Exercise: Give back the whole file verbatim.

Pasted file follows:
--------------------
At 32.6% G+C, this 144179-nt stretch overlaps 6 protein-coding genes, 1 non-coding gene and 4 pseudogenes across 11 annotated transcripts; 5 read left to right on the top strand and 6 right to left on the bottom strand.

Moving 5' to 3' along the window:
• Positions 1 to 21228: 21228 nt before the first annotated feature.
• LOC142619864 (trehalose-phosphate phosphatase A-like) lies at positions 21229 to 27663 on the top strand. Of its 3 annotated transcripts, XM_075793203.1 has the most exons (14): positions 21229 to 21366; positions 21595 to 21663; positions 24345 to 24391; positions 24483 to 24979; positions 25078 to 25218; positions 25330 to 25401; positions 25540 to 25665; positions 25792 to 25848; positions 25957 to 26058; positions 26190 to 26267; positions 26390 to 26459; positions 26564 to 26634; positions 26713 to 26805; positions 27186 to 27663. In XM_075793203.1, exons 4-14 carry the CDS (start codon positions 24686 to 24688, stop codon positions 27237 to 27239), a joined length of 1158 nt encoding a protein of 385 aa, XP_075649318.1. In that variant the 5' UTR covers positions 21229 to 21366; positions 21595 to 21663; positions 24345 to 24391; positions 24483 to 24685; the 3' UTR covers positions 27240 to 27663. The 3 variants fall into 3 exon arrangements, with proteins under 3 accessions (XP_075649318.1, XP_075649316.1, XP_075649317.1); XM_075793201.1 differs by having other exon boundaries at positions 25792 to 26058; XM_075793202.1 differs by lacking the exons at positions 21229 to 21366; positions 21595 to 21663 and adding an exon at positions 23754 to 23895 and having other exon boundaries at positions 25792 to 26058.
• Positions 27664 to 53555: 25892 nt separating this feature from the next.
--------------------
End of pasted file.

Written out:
At 32.6% G+C, this 144179-nt stretch overlaps 6 protein-coding genes, 1 non-coding gene and 4 pseudogenes across 11 annotated transcripts; 5 read left to right on the top strand and 6 right to left on the bottom strand.

Moving 5' to 3' along the window:
• Positions 1 to 21228: 21228 nt before the first annotated feature.
• LOC142619864 (trehalose-phosphate phosphatase A-like) lies at positions 21229 to 27663 on the top strand. Of its 3 annotated transcripts, XM_075793203.1 has the most exons (14): positions 21229 to 21366; positions 21595 to 21663; positions 24345 to 24391; positions 24483 to 24979; positions 25078 to 25218; positions 25330 to 25401; positions 25540 to 25665; positions 25792 to 25848; positions 25957 to 26058; positions 26190 to 26267; positions 26390 to 26459; positions 26564 to 26634; positions 26713 to 26805; positions 27186 to 27663. In XM_075793203.1, exons 4-14 carry the CDS (start codon positions 24686 to 24688, stop codon positions 27237 to 27239), a joined length of 1158 nt encoding a protein of 385 aa, XP_075649318.1. In that variant the 5' UTR covers positions 21229 to 21366; positions 21595 to 21663; positions 24345 to 24391; positions 24483 to 24685; the 3' UTR covers positions 27240 to 27663. The 3 variants fall into 3 exon arrangements, with proteins under 3 accessions (XP_075649318.1, XP_075649316.1, XP_075649317.1); XM_075793201.1 differs by having other exon boundaries at positions 25792 to 26058; XM_075793202.1 differs by lacking the exons at positions 21229 to 21366; positions 21595 to 21663 and adding an exon at positions 23754 to 23895 and having other exon boundaries at positions 25792 to 26058.
• Positions 27664 to 53555: 25892 nt separating this feature from the next.